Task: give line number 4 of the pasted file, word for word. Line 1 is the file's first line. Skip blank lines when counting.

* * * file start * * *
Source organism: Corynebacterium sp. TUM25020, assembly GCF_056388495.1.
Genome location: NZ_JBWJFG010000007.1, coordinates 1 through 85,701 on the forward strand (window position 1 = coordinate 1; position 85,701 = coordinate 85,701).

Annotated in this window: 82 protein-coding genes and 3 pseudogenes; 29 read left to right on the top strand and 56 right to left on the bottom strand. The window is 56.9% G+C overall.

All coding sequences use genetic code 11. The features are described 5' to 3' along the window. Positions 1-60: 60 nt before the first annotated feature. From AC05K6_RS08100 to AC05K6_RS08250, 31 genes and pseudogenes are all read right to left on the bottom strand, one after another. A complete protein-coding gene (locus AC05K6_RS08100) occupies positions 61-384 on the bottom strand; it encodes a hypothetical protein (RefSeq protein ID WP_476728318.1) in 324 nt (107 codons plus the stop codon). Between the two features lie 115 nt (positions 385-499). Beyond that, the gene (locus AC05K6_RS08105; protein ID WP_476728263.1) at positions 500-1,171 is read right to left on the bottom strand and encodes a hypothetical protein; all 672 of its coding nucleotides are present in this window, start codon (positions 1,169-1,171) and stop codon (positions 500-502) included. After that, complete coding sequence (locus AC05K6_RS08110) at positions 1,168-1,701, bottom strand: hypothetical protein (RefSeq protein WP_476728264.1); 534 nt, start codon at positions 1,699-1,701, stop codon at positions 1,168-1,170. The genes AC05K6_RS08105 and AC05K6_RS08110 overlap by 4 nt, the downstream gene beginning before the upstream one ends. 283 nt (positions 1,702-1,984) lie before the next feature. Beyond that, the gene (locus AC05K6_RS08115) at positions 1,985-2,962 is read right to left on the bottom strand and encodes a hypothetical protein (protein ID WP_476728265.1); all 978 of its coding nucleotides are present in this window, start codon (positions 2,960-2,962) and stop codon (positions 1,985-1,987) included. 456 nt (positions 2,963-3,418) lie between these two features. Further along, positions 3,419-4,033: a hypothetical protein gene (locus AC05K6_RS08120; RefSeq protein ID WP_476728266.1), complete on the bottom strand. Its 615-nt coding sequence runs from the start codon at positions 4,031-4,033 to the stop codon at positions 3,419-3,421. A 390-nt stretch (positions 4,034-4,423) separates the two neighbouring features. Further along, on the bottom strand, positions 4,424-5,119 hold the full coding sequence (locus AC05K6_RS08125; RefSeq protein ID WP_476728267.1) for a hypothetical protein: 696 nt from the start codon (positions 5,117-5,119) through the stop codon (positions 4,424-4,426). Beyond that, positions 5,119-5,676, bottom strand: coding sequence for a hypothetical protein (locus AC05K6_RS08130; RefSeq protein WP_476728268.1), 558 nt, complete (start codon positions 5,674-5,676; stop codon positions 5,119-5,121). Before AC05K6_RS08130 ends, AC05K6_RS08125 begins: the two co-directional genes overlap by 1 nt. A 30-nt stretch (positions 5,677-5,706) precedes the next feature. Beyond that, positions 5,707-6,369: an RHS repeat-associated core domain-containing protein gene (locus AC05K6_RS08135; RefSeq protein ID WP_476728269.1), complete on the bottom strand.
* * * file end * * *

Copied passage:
All coding sequences use genetic code 11. The features are described 5' to 3' along the window. Positions 1-60: 60 nt before the first annotated feature. From AC05K6_RS08100 to AC05K6_RS08250, 31 genes and pseudogenes are all read right to left on the bottom strand, one after another. A complete protein-coding gene (locus AC05K6_RS08100) occupies positions 61-384 on the bottom strand; it encodes a hypothetical protein (RefSeq protein ID WP_476728318.1) in 324 nt (107 codons plus the stop codon). Between the two features lie 115 nt (positions 385-499). Beyond that, the gene (locus AC05K6_RS08105; protein ID WP_476728263.1) at positions 500-1,171 is read right to left on the bottom strand and encodes a hypothetical protein; all 672 of its coding nucleotides are present in this window, start codon (positions 1,169-1,171) and stop codon (positions 500-502) included. After that, complete coding sequence (locus AC05K6_RS08110) at positions 1,168-1,701, bottom strand: hypothetical protein (RefSeq protein WP_476728264.1); 534 nt, start codon at positions 1,699-1,701, stop codon at positions 1,168-1,170. The genes AC05K6_RS08105 and AC05K6_RS08110 overlap by 4 nt, the downstream gene beginning before the upstream one ends. 283 nt (positions 1,702-1,984) lie before the next feature. Beyond that, the gene (locus AC05K6_RS08115) at positions 1,985-2,962 is read right to left on the bottom strand and encodes a hypothetical protein (protein ID WP_476728265.1); all 978 of its coding nucleotides are present in this window, start codon (positions 2,960-2,962) and stop codon (positions 1,985-1,987) included. 456 nt (positions 2,963-3,418) lie between these two features. Further along, positions 3,419-4,033: a hypothetical protein gene (locus AC05K6_RS08120; RefSeq protein ID WP_476728266.1), complete on the bottom strand. Its 615-nt coding sequence runs from the start codon at positions 4,031-4,033 to the stop codon at positions 3,419-3,421. A 390-nt stretch (positions 4,034-4,423) separates the two neighbouring features. Further along, on the bottom strand, positions 4,424-5,119 hold the full coding sequence (locus AC05K6_RS08125; RefSeq protein ID WP_476728267.1) for a hypothetical protein: 696 nt from the start codon (positions 5,117-5,119) through the stop codon (positions 4,424-4,426). Beyond that, positions 5,119-5,676, bottom strand: coding sequence for a hypothetical protein (locus AC05K6_RS08130; RefSeq protein WP_476728268.1), 558 nt, complete (start codon positions 5,674-5,676; stop codon positions 5,119-5,121). Before AC05K6_RS08130 ends, AC05K6_RS08125 begins: the two co-directional genes overlap by 1 nt. A 30-nt stretch (positions 5,677-5,706) precedes the next feature. Beyond that, positions 5,707-6,369: an RHS repeat-associated core domain-containing protein gene (locus AC05K6_RS08135; RefSeq protein ID WP_476728269.1), complete on the bottom strand.